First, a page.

“There simply is no prototype of who a terrorist is or isn’t,” Bresler said. “If you had a profile of say an immigrant from a foreign country, maybe a Muslim, that is disgruntled with the U.S., than you would have hundreds of thousands that would fit that bill. But there is a tiny statistical number of people who fit the bill of Abdulkader that would want to go to the extent he was proposing to go to.”
Exactly how close Abdulkader was to putting his plan into action is unknown, but court documents indicate he was talking with a confidential informant early on, and he was arrested the day he purchased an AK-47, just three days after he conducted surveillance of a local police department.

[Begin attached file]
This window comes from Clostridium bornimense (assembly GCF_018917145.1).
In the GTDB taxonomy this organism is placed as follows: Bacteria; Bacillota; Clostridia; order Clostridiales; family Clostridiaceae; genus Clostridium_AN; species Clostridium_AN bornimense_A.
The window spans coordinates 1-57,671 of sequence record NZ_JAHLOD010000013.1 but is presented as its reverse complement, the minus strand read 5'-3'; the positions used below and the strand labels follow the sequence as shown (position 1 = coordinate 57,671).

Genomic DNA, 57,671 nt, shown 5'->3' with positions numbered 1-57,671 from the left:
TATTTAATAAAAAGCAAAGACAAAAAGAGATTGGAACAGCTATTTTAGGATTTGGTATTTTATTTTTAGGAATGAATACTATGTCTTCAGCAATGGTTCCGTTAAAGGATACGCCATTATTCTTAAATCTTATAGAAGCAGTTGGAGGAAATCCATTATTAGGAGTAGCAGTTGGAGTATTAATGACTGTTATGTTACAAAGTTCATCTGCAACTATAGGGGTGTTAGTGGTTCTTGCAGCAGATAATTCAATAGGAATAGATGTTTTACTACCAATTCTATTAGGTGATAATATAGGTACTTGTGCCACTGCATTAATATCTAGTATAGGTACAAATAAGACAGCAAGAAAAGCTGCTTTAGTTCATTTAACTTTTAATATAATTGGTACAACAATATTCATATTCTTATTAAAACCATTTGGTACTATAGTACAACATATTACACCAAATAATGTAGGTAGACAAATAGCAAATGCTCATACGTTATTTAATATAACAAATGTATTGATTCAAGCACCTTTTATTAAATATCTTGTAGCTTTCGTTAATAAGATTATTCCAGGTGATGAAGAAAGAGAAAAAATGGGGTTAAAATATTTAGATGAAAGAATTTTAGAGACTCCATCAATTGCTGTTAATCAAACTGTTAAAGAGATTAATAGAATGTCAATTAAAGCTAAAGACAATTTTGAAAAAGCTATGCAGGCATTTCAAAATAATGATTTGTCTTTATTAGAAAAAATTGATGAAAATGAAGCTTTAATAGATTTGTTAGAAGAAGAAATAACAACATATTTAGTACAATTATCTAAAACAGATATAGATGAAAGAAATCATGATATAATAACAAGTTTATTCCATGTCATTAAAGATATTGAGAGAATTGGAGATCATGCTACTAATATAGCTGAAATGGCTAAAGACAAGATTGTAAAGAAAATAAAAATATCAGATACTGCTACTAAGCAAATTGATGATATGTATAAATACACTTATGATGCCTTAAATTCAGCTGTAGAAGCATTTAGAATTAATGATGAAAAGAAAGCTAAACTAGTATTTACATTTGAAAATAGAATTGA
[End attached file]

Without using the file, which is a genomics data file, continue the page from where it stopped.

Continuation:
Abdulkader is a native of Eritrea in East Africa, but he became a citizen of the United States on Sept. 22, 2006. Records indicate he spent several years in southwest Ohio, graduating from Lakota East in 2013 and attending Xavier for about two years.
Under the plea deal, Abdulkader pleaded guilty to attempt to kill United States police officers and a military officer, support the foreign terrorist organization ISIS, and possession of a firearm in furtherance of a crime of violence.
A spokeswoman for the U.S. Attorney’s Office said the police station and military official “are not identified in the court documents, and we do not intend to release that information.” Multiple agencies helped in the investigation, including the West Chester and Cincinnati police departments and the Ohio State Highway Patrol.